2. Conduct a literature review on the topic – This will serve two purposes. First, you will find out what research is currently being done in your chosen area.  This review will also show you some potential gaps in the literature that might provide a direction for your research.

3. Narrow your focus – Determine some potential research questions. You can use the gaps you found in the previous step or aim to extend or refute another researcher’s work.

Example: What are the structural and thermal impacts of using recycled plastic bottles as building units to replace concrete blocks?

4. Evaluate the potential question – This is to determine if the question is sound or needs further revision. One common method of evaluating research questions is using the FINER criteria.2

F – Feasible: The question is well within your ability to investigate. You have the skills and available resources to collect data and complete the research.

I – Interesting: The research is interesting not only to you but also to other researchers and your community.

N – Novel: The research adds knowledge to the field of study; for example, it adds insight or confirms previous work.

E – Ethical: The research question and study is one that can be approved by review boards and other appropriate authorities.

R – Relevant: The research question is relevant to your field of study and, ideally, to the public interest.

Applying these criteria to our example of using recycled plastic bottles as building materials, assuming we have the resources to conduct this study, the research question meets all of these points.

5. Properly construct the research question –A strong and effective research question is clear and well written. The PICO framework,3 commonly used in quantitative studies, can help you formulate a strong research question by ensuring that all the important aspects of the question are addressed.

P – population, problem, process: In engineering, this is most likely a problem or process. In our example, the process is building construction.

I – intervention, improvement, investigation: What are the possible solutions? We are looking at improving the sustainability of building construction by using recycled plastic.

C – comparison: In many cases, this usually means comparing different groups, subjects or methods (for example, current practice or new method). In our example, the study will involve a comparison of the structural and thermal characteristics of current practice with a proposed new method.

O – outcome: This refers to measuring what worked best. The result of the study will indicate whether the recycled plastic worked as well as concrete in this instance.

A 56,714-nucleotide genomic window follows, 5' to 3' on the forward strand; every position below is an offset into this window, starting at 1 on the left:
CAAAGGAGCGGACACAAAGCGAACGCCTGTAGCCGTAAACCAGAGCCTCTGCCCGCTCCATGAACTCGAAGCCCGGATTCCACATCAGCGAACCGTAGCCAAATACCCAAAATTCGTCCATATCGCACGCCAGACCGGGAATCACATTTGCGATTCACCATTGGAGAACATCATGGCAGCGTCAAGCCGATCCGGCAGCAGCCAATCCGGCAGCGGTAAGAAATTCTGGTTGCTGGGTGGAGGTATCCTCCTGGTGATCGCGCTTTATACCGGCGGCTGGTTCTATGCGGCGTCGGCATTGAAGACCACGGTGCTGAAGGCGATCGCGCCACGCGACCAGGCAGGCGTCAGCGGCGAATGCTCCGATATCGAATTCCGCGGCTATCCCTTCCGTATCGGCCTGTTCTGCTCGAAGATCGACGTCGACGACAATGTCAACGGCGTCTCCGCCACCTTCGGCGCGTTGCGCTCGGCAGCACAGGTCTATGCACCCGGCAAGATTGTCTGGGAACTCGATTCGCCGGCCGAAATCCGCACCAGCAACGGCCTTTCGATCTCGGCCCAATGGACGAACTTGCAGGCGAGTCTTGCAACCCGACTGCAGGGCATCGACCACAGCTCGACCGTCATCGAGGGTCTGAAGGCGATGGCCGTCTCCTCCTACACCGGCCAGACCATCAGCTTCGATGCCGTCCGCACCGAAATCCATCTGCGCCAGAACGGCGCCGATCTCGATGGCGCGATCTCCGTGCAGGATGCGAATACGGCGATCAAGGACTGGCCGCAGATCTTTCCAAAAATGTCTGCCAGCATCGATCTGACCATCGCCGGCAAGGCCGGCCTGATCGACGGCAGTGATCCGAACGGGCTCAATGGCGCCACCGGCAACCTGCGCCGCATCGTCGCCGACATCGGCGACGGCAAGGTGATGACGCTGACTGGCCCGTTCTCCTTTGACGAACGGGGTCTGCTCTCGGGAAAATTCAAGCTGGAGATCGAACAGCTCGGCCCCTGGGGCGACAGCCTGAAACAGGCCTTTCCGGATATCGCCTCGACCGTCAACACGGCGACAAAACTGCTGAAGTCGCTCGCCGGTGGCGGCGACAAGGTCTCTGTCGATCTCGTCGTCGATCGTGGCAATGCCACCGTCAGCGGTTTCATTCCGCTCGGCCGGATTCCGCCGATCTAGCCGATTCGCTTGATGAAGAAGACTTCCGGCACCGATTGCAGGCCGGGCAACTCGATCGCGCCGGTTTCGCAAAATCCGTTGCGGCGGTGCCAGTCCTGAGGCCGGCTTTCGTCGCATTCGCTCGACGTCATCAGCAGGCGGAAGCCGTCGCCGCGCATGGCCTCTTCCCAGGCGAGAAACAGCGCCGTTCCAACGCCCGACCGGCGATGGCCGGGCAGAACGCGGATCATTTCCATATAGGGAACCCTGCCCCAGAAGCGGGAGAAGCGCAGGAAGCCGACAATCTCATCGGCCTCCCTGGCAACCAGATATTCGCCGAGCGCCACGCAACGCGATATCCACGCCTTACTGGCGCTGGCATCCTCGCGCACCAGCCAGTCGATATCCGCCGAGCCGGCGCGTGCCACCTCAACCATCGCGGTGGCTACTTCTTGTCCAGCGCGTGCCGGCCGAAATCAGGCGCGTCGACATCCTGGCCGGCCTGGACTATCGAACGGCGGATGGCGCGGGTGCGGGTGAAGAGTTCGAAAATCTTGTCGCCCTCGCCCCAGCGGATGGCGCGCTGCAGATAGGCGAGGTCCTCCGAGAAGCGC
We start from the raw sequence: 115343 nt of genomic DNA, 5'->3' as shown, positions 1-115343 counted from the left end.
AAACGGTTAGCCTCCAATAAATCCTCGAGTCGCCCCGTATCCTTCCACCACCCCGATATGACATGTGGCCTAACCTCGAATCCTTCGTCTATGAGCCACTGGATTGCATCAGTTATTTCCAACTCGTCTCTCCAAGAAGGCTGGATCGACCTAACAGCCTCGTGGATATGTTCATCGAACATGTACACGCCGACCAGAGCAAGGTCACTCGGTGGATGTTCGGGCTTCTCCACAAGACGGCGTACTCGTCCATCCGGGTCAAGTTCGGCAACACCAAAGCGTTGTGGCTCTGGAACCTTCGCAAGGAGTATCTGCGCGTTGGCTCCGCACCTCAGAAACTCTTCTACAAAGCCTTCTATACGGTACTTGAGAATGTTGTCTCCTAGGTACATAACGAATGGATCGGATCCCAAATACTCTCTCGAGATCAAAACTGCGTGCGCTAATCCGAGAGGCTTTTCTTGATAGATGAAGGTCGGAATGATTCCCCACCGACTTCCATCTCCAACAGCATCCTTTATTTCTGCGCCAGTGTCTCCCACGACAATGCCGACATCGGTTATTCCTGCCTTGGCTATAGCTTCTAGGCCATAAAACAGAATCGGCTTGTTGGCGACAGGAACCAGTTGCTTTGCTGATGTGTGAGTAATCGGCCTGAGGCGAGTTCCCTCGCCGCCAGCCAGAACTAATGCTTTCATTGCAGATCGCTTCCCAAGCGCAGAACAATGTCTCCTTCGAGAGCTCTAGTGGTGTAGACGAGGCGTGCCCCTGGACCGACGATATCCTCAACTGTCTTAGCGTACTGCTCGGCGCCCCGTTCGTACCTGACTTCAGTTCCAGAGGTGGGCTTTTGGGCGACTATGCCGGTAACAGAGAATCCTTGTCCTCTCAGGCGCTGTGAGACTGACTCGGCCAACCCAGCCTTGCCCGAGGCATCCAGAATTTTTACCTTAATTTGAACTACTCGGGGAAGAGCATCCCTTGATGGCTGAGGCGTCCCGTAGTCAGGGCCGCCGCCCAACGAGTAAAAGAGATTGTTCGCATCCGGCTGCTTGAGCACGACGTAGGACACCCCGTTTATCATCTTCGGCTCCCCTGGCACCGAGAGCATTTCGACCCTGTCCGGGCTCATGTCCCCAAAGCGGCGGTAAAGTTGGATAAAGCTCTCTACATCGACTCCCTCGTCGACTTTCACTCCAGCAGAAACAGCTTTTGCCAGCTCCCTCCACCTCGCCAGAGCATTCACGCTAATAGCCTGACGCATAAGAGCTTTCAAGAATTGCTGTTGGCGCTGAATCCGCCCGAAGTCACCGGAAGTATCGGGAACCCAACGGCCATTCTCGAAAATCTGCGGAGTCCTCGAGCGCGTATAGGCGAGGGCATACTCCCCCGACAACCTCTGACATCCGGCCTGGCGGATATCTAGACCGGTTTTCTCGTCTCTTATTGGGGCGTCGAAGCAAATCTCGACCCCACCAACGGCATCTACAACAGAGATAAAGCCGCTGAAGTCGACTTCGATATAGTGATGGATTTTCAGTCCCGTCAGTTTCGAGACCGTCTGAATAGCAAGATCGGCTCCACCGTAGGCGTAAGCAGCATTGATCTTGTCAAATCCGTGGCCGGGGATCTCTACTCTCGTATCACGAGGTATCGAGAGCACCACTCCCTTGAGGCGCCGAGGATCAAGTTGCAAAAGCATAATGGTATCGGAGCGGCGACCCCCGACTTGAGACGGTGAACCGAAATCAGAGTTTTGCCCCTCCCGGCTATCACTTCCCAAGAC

What are some common mistakes when formulating a research question?

Some pitfalls to look out for when formulating your research question:

  • The language is too vague or unclear for the reader to completely understand the aims of the study.
  • The question is too complicated to address in a single study.
  • The question is too simple or can be adequately answered by “yes” or “no.”
  • The research question is posed in a way that already implies the answer or reflects an opinion.
  • The question is not interesting or relevant – nobody cares about the answer.

 

References

1. Research.com. How to write a research question: types, steps, and examples. https://research.com/research/how-to-write-a-research-question [Accessed 12 May 2022].

2. Indeed Career Guide. How To write a research question: a guide with examples. https://www.indeed.com/career-advice/career-development/how-to-write-research-questions [Accessed 12 May 2022].

3. Fandino, W. Formulating a good research question: Pearls and pitfalls. Indian Journal of Anaesthesia. 63 (2019). doi: 10.4103/ija.IJA_198_19.

Be the first to clap

for this article

Published on: May 20, 2022

Extensive experience in education with a strong STEM background; passionate about lifelong learning, for myself and others
See more from Jennifer Ulz

Comments

You're looking to give wings to your academic career and publication journey. We like that!

Why don't we give you complete access! Create a free account and get unlimited access to all resources & a vibrant researcher community.

One click sign-in with your social accounts

1536 visitors saw this today and 1210 signed up.